On New Year’s Eve 1999, the world held its breath as the calendar ticked over to the year 2000. Were planes going to fall from the sky? Were the banks going to be wiped? And then… nothing happened. It almost seemed as though the panic over the Y2K bug had just been hype from technological Chicken Littles. Except it wasn’t, because invisible people behind the scenes had been working hard for years to fix the problems before they happened.

In many ways, the rapid shift to on-line teaching necessitated by the pandemic followed this pattern. An entire sector transformed entrenched learning and teaching practices in a matter of weeks, and while there was some grumbling and things didn’t always run smoothly, many people were amazed at how seamless this transition was. Once again, an invisible army of “integrated practitioners” – expert education support staff in the form of learning designers, academic developers and educational technologists – had been working for years to build the foundations needed for this change. (We didn’t know the pandemic was coming though, I swear).

Celia Whitchurch (2008, 2012) describes these integrated practitioners as working in a liminal “third space” between teaching and administration, crossing institutional boundaries and breaking through silos in the service of better education practice. Their ways of working are necessarily relational, permeable and agile, which is what our pandemic responses needed. While awareness of the people doing this work has risen during this shift on-line, their expertise and experience in pedagogy and technology are rarely drawn on in the development of the big picture educational strategies that they are tasked with implementing. Professional staff in these roles also experience limited career path opportunities compared to their academic colleagues.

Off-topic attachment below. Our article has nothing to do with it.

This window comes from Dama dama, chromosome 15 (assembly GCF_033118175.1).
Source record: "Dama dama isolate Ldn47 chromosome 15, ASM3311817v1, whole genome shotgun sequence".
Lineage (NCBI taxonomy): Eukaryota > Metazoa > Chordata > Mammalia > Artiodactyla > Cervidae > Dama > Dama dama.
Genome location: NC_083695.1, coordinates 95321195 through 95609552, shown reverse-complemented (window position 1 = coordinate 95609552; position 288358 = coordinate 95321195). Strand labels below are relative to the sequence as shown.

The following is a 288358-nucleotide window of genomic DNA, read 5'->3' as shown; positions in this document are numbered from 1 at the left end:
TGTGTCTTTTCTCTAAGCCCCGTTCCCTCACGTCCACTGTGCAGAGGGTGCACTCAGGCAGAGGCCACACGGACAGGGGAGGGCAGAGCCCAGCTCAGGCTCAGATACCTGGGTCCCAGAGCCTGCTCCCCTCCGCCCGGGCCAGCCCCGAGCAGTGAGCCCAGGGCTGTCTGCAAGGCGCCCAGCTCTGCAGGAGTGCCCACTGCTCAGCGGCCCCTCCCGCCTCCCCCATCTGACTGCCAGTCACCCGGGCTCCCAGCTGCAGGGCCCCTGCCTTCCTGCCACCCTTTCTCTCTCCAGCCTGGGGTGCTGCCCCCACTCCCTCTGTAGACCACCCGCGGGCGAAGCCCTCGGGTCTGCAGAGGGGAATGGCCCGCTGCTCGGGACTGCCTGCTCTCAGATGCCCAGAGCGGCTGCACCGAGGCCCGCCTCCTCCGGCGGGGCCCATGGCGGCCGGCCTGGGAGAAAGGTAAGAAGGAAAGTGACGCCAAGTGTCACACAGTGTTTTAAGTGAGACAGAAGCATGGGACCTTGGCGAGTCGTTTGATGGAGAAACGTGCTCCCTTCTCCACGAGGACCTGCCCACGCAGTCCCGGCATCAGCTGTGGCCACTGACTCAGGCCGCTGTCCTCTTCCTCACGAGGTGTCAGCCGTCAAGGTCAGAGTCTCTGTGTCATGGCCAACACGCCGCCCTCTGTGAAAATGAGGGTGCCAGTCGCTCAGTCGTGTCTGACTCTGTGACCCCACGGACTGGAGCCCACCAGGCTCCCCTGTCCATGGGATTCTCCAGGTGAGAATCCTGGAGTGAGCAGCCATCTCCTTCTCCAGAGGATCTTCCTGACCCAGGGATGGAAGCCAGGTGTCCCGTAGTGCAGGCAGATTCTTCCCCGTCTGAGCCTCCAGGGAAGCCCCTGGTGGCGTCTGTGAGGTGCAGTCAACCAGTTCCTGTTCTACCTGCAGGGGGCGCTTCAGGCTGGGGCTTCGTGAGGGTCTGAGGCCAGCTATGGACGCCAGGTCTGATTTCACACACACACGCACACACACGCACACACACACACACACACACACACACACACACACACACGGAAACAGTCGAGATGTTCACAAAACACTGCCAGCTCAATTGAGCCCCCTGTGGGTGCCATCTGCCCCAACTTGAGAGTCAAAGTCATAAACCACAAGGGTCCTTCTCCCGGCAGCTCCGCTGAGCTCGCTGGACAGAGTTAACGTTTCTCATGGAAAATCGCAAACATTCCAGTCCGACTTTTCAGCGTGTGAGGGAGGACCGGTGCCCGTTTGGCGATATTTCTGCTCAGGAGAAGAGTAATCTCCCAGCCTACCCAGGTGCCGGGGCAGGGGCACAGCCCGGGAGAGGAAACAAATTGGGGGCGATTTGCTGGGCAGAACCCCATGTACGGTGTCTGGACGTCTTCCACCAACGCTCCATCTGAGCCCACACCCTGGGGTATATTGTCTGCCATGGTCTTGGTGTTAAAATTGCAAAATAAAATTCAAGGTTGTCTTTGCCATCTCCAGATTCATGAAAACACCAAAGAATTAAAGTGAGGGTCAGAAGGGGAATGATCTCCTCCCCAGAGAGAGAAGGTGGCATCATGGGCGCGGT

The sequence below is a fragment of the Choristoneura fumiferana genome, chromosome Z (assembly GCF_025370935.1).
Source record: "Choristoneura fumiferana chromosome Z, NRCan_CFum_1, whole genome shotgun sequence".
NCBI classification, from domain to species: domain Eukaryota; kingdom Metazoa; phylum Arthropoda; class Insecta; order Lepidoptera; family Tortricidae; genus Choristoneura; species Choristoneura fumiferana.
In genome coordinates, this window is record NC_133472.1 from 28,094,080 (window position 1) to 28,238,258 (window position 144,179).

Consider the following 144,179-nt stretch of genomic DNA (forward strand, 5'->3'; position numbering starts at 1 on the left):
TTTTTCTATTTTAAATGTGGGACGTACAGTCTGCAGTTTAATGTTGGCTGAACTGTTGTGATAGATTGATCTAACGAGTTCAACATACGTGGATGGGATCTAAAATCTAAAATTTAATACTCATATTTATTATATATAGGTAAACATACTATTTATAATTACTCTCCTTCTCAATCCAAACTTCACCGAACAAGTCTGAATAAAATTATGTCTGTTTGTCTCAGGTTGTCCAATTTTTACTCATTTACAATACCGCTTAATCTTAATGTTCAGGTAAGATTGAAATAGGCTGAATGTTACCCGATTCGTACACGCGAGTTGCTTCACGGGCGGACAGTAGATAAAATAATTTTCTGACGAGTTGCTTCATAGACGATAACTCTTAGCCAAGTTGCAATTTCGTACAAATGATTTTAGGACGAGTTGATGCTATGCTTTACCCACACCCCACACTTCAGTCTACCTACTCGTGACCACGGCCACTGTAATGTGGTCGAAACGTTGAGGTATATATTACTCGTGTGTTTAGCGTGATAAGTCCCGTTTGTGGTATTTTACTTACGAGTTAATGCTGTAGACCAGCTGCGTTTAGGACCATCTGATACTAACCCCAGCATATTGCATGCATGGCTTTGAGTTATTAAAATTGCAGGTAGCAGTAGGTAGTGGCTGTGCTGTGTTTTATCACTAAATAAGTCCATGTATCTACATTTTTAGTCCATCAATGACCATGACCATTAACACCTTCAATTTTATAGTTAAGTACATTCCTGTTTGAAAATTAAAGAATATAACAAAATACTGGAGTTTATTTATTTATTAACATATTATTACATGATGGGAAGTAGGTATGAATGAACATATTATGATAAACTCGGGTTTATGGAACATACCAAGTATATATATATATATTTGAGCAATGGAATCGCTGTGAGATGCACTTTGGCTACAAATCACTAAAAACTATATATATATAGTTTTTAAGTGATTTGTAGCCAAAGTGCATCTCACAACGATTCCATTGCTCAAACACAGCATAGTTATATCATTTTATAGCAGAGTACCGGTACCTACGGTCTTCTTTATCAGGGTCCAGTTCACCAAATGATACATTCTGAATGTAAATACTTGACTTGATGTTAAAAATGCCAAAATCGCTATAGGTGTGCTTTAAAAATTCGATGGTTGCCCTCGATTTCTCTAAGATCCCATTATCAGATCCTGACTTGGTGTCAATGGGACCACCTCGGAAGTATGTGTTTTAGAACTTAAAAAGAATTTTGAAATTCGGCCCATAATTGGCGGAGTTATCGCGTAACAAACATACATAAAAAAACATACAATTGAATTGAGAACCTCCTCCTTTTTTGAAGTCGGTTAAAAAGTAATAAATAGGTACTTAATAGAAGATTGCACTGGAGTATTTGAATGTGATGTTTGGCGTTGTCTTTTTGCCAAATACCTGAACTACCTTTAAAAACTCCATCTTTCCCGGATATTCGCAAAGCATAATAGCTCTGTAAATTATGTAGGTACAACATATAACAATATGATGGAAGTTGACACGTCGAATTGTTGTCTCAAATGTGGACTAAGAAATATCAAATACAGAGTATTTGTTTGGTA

Dr. Emily McIntosh and Dr. Diane Nutt have edited a book being released this week that explores these issues – The Impact of the Integrated Practitioner in Higher Education: Studies in Third Space Professionalism. They will speak on these ideas in a webinar (with discussion facilitated by Sally Kift) for the ASCILITE TELedvisors network this Thursday 31st March at 7pm (AEDT) – all are welcome. Simply go to

Colin Simpson is an Education Innovation Designer for the Monash Education Innovation team at Monash University. He tweets @gamerlearner and writes the “ed-tech reads of the week” in CMM

Sally Kift is a higher education consultant and commissioning editor of  CMM’s “Needed now” series. She tweets @KiftSally


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